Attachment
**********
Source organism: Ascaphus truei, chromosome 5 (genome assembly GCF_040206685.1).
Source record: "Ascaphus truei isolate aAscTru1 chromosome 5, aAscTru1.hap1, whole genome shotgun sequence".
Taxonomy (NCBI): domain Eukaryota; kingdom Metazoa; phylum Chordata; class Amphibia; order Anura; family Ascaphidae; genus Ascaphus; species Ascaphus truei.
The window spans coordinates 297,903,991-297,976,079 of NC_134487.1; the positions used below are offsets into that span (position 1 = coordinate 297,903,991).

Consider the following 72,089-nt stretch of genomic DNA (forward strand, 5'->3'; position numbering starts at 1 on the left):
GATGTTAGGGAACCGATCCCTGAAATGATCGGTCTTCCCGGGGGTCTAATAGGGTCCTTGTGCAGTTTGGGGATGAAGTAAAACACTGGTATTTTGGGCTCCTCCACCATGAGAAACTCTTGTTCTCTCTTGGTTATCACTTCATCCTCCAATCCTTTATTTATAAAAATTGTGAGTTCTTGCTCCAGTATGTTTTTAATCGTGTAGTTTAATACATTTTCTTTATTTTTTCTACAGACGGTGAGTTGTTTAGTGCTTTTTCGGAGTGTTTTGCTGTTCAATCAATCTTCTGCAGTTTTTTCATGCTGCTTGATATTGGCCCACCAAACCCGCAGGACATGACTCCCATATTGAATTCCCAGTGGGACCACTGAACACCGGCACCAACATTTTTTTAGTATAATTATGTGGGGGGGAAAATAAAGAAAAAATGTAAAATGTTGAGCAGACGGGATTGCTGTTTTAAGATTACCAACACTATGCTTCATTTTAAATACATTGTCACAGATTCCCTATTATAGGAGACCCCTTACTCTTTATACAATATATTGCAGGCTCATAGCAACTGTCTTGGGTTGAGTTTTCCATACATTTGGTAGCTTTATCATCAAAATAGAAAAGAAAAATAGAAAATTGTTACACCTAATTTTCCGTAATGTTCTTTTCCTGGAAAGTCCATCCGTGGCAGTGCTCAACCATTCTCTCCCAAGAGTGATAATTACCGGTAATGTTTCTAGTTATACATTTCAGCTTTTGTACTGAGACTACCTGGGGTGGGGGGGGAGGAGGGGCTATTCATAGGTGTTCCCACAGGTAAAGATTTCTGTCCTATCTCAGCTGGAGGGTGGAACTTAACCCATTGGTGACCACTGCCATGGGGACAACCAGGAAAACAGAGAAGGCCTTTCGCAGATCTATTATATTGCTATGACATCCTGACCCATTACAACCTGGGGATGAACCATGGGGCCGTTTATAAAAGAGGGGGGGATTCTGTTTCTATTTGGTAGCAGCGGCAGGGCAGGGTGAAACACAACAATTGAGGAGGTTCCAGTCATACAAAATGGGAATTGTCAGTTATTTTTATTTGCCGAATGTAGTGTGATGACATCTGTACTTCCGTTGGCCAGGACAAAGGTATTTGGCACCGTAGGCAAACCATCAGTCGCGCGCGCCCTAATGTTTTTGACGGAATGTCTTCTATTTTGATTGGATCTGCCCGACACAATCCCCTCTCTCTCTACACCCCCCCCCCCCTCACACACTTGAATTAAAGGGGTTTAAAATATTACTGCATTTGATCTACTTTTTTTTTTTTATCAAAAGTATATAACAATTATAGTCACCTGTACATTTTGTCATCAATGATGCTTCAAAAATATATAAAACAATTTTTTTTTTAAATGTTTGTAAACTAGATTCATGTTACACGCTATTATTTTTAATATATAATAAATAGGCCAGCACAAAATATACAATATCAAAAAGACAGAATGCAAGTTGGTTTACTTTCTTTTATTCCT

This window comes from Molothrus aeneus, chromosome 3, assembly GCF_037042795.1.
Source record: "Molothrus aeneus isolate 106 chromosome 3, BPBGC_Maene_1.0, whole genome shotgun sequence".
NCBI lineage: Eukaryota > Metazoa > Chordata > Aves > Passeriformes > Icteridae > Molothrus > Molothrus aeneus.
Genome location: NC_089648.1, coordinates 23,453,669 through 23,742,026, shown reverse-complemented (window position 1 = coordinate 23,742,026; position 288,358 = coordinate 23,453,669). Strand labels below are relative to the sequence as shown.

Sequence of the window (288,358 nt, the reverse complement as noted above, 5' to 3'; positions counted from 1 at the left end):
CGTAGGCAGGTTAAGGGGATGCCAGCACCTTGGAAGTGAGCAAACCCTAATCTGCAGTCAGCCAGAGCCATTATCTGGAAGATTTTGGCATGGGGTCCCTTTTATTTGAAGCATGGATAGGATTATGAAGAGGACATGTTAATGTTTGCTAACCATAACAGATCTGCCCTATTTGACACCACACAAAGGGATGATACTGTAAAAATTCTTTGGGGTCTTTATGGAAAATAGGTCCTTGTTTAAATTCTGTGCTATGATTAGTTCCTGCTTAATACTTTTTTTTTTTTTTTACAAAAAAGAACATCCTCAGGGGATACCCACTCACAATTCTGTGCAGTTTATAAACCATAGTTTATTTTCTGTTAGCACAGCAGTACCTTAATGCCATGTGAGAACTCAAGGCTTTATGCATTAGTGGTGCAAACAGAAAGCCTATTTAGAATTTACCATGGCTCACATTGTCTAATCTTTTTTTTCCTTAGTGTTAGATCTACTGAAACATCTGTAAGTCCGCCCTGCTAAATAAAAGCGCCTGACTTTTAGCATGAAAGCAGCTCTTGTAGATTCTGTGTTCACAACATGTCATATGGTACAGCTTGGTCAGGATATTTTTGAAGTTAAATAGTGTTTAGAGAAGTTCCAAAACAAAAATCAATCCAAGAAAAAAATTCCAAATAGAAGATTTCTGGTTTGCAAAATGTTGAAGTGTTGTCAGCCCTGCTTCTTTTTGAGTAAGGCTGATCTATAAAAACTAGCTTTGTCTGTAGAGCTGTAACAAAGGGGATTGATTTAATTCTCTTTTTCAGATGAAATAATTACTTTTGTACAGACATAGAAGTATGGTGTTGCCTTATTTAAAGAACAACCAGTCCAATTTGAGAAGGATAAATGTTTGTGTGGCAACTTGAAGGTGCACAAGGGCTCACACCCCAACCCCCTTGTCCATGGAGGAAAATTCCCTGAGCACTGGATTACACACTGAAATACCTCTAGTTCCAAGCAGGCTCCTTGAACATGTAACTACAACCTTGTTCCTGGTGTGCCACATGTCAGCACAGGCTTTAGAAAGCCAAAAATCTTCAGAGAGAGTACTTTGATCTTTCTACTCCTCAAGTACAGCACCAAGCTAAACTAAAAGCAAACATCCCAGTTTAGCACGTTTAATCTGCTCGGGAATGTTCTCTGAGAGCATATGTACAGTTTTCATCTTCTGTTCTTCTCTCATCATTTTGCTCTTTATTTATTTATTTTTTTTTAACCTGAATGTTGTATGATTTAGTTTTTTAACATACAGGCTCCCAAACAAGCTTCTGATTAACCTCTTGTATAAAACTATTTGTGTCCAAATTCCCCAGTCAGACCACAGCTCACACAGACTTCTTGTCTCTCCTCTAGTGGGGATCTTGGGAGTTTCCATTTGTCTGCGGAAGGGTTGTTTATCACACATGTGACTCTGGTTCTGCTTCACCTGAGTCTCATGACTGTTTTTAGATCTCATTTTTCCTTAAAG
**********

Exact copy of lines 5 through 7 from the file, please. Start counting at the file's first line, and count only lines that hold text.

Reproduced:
Consider the following 72,089-nt stretch of genomic DNA (forward strand, 5'->3'; position numbering starts at 1 on the left):
GATGTTAGGGAACCGATCCCTGAAATGATCGGTCTTCCCGGGGGTCTAATAGGGTCCTTGTGCAGTTTGGGGATGAAGTAAAACACTGGTATTTTGGGCTCCTCCACCATGAGAAACTCTTGTTCTCTCTTGGTTATCACTTCATCCTCCAATCCTTTATTTATAAAAATTGTGAGTTCTTGCTCCAGTATGTTTTTAATCGTGTAGTTTAATACATTTTCTTTATTTTTTCTACAGACGGTGAGTTGTTTAGTGCTTTTTCGGAGTGTTTTGCTGTTCAATCAATCTTCTGCAGTTTTTTCATGCTGCTTGATATTGGCCCACCAAACCCGCAGGACATGACTCCCATATTGAATTCCCAGTGGGACCACTGAACACCGGCACCAACATTTTTTTAGTATAATTATGTGGGGGGGAAAATAAAGAAAAAATGTAAAATGTTGAGCAGACGGGATTGCTGTTTTAAGATTACCAACACTATGCTTCATTTTAAATACATTGTCACAGATTCCCTATTATAGGAGACCCCTTACTCTTTATACAATATATTGCAGGCTCATAGCAACTGTCTTGGGTTGAGTTTTCCATACATTTGGTAGCTTTATCATCAAAATAGAAAAGAAAAATAGAAAATTGTTACACCTAATTTTCCGTAATGTTCTTTTCCTGGAAAGTCCATCCGTGGCAGTGCTCAACCATTCTCTCCCAAGAGTGATAATTACCGGTAATGTTTCTAGTTATACATTTCAGCTTTTGTACTGAGACTACCTGGGGTGGGGGGGGAGGAGGGGCTATTCATAGGTGTTCCCACAGGTAAAGATTTCTGTCCTATCTCAGCTGGAGGGTGGAACTTAACCCATTGGTGACCACTGCCATGGGGACAACCAGGAAAACAGAGAAGGCCTTTCGCAGATCTATTATATTGCTATGACATCCTGACCCATTACAACCTGGGGATGAACCATGGGGCCGTTTATAAAAGAGGGGGGGATTCTGTTTCTATTTGGTAGCAGCGGCAGGGCAGGGTGAAACACAACAATTGAGGAGGTTCCAGTCATACAAAATGGGAATTGTCAGTTATTTTTATTTGCCGAATGTAGTGTGATGACATCTGTACTTCCGTTGGCCAGGACAAAGGTATTTGGCACCGTAGGCAAACCATCAGTCGCGCGCGCCCTAATGTTTTTGACGGAATGTCTTCTATTTTGATTGGATCTGCCCGACACAATCCCCTCTCTCTCTACACCCCCCCCCCCCTCACACACTTGAATTAAAGGGGTTTAAAATATTACTGCATTTGATCTACTTTTTTTTTTTTATCAAAAGTATATAACAATTATAGTCACCTGTACATTTTGTCATCAATGATGCTTCAAAAATATATAAAACAATTTTTTTTTTAAATGTTTGTAAACTAGATTCATGTTACACGCTATTATTTTTAATATATAATAAATAGGCCAGCACAAAATATACAATATCAAAAAGACAGAATGCAAGTTGGTTTACTTTCTTTTATTCCT

This window comes from Molothrus aeneus, chromosome 3, assembly GCF_037042795.1.